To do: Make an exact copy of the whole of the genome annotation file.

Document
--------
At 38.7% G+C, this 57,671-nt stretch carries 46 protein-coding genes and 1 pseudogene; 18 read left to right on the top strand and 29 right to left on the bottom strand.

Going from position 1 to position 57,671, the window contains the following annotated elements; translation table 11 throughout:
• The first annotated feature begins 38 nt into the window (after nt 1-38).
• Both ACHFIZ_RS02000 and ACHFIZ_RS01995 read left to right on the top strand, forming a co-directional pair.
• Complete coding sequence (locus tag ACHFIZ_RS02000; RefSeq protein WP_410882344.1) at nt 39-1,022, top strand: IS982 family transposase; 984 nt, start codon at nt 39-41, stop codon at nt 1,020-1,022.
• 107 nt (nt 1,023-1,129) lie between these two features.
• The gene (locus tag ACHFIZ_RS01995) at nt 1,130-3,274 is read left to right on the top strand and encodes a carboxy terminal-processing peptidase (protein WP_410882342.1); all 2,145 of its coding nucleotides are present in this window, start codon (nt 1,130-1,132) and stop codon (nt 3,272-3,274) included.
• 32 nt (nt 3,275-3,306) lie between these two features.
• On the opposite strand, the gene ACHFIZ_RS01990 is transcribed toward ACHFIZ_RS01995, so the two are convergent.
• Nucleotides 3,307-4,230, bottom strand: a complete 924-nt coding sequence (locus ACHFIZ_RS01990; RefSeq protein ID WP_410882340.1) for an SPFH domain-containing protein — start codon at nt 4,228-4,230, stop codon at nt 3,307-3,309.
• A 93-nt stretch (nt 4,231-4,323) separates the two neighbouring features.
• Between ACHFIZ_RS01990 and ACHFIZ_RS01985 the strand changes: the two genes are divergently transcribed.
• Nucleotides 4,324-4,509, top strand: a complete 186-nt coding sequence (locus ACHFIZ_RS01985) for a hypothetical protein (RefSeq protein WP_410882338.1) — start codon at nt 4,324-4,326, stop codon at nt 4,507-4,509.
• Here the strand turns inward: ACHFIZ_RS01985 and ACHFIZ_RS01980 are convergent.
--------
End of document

At 38.7% G+C, this 57,671-nt stretch carries 46 protein-coding genes and 1 pseudogene; 18 read left to right on the top strand and 29 right to left on the bottom strand.

Going from position 1 to position 57,671, the window contains the following annotated elements; translation table 11 throughout:
• The first annotated feature begins 38 nt into the window (after nt 1-38).
• Both ACHFIZ_RS02000 and ACHFIZ_RS01995 read left to right on the top strand, forming a co-directional pair.
• Complete coding sequence (locus tag ACHFIZ_RS02000; RefSeq protein WP_410882344.1) at nt 39-1,022, top strand: IS982 family transposase; 984 nt, start codon at nt 39-41, stop codon at nt 1,020-1,022.
• 107 nt (nt 1,023-1,129) lie between these two features.
• The gene (locus tag ACHFIZ_RS01995) at nt 1,130-3,274 is read left to right on the top strand and encodes a carboxy terminal-processing peptidase (protein WP_410882342.1); all 2,145 of its coding nucleotides are present in this window, start codon (nt 1,130-1,132) and stop codon (nt 3,272-3,274) included.
• 32 nt (nt 3,275-3,306) lie between these two features.
• On the opposite strand, the gene ACHFIZ_RS01990 is transcribed toward ACHFIZ_RS01995, so the two are convergent.
• Nucleotides 3,307-4,230, bottom strand: a complete 924-nt coding sequence (locus ACHFIZ_RS01990; RefSeq protein ID WP_410882340.1) for an SPFH domain-containing protein — start codon at nt 4,228-4,230, stop codon at nt 3,307-3,309.
• A 93-nt stretch (nt 4,231-4,323) separates the two neighbouring features.
• Between ACHFIZ_RS01990 and ACHFIZ_RS01985 the strand changes: the two genes are divergently transcribed.
• Nucleotides 4,324-4,509, top strand: a complete 186-nt coding sequence (locus ACHFIZ_RS01985) for a hypothetical protein (RefSeq protein WP_410882338.1) — start codon at nt 4,324-4,326, stop codon at nt 4,507-4,509.
• Here the strand turns inward: ACHFIZ_RS01985 and ACHFIZ_RS01980 are convergent.